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Cancer Diagnose & Treatment

Breast Cancer

About the disease

What Happens In Breast Cancer?

Breast cancer is cancer that develops in the cells of the breasts. Breast cancer is more common in women than in men. A lump in the breast, bloody flow from the nipple, and changes in the form or texture of the nipple or breast are all signs of breast cancer. Cancer develops when changes in genes that control cell development, known as mutations, occur. Mutations allow cells to divide and replicate in an uncontrollable manner.

Breast cancer is a type of cancer that arises in the cells of the breast. Cancer usually develops in the lobules or ducts of the breast. The glands that create milk are known as lobules, and the ducts that transport the milk from the glands to the nipple are known as ducts. Breast cancer can also develop in the fatty tissue or fibrous connective tissue. Uncontrolled cancer cells frequently penetrate healthy breast tissue and can spread to lymph nodes beneath the arms.


Causes

Fat, connective tissue and thousands of lobules make up a woman’s breast after puberty. Breastfeeding milk is produced by these small glands. Milk travels to the nipple through tiny tubes called ducts. Cancer produces uncontrollable cell proliferation. They do not die at the expected time in their lives. Because the tumour consumes nutrition and energy, it deprives the cells around it, resulting in cancer. Breast cancer is most commonly found in the inner lining of milk ducts or the lobules that provide milk to them. It can then spread to other areas of the body.


Symptoms

Breast cancer may not generate any symptoms in its early stages. Although a tumour may be too small to be felt, mammography might nevertheless reveal an anomaly. The first sign of a tumour is usually a new lump in the breast that wasn’t there before. Not all lumps, however, are cancerous. Breast cancer can manifest itself in a variety of ways. Although many of these symptoms are similar, some are distinct. The following are symptoms of the most frequent breast cancers:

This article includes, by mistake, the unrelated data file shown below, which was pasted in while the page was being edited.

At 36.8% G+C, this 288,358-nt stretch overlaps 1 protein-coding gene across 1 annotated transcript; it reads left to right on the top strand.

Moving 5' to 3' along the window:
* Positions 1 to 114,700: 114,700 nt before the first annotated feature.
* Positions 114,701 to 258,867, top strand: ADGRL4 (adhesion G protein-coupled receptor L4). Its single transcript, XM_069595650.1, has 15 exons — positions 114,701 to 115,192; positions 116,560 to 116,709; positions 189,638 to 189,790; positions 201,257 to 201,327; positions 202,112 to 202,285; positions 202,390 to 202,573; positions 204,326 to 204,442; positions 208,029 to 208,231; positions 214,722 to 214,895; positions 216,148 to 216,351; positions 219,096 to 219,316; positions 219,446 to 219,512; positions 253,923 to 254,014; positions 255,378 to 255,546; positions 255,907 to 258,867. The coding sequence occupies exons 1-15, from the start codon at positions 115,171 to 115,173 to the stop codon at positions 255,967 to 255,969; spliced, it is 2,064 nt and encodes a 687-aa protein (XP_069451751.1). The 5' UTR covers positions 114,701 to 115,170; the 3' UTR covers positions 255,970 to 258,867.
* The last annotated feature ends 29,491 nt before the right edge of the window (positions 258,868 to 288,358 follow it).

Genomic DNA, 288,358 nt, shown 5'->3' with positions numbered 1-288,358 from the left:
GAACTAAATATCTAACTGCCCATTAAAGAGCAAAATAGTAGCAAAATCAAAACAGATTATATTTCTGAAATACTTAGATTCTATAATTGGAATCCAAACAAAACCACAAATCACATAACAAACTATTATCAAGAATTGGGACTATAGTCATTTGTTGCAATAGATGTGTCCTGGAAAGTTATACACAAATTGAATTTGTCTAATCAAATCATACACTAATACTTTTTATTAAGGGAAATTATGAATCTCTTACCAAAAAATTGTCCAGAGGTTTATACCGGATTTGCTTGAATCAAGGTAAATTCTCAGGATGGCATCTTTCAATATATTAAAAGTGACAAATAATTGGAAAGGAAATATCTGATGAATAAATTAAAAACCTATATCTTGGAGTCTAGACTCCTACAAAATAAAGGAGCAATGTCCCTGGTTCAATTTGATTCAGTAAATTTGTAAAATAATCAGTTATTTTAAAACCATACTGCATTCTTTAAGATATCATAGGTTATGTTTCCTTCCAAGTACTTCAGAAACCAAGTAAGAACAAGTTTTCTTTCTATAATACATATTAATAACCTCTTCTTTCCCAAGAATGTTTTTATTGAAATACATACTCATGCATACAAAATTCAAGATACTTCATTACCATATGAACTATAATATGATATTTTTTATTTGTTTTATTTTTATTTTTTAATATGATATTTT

• A breast lump or tissue thickening that feels different than surrounding tissue and has developed recently
  • Red, pitted skin over your entire breast
  • Breast pain
  • Swelling in all or part of your breast
  • Bloody discharge from your nipple
  • A nipple discharge other than breast milk
  • Peeling, scaling, or flaking of skin on your nipple or breast
  • Inverted nipple
  • A sudden, unexplained change in the shape or size of your breast
  • A lump or swelling under your arm
  • Changes to the appearance of the skin on your breasts

It’s not always the case that having any of these symptoms means you have breast cancer. A benign cyst, for example, can produce pain in your breast or a lump in your breast. Even so, if you discover a lump in your breast or experience other symptoms, you should see your doctor for a thorough examination and testing.


Diagnosis

In addition to a breast exam, your doctor will conduct a full physical examination to establish whether your symptoms are caused by breast cancer or a benign breast ailment. They may also order one or more diagnostic tests to determine the source of your symptoms. The following tests can aid in the diagnosis of breast cancer:

Mammogram: An imaging test called a mammography is the most common approach to view beneath the surface of your breast. Many women in their forties and fifties receive mammograms every year to screen for breast cancer. A mammogram will be requested if your doctor feels you have a tumour or worrisome area. If your mammography reveals an abnormal spot, your doctor may order additional tests.

Ultrasound: A breast ultrasound creates a picture of the tissues deep within your breast using sound waves. Your doctor can use an ultrasound to tell the difference between a solid mass, such as a tumour, and a benign cyst.

Diagnosis

In addition to a breast exam, your doctor will conduct a full physical examination to establish whether your symptoms are caused by breast cancer or a benign breast ailment. They may also order one or more diagnostic tests to determine the source of your symptoms. The following tests can aid in the diagnosis of breast cancer:

Mammogram: An imaging test called a mammography is the most common approach to view beneath the surface of your breast. Many women in their forties and fifties receive mammograms every year to screen for breast cancer. A mammogram will be requested if your doctor feels you have a tumour or worrisome area. If your mammography reveals an abnormal spot, your doctor may order additional tests.

Ultrasound: A breast ultrasound creates a picture of the tissues deep within your breast using sound waves. Your doctor can use an ultrasound to tell the difference between a solid mass, such as a tumour, and a benign cyst.


Treatment

Its treatment is determined by cancer’s stage. Chemotherapy, radiation, hormone treatment, and surgery may all be used.

Surgeries:

  • Axillary Lymph Node Dissection
  • Breast Surgeries
  • Breast Conservative Surgeries
  • Modified Radical Mastectomy
  • Sentinel Lymph Node Dissection
  • Breast Reconstruction

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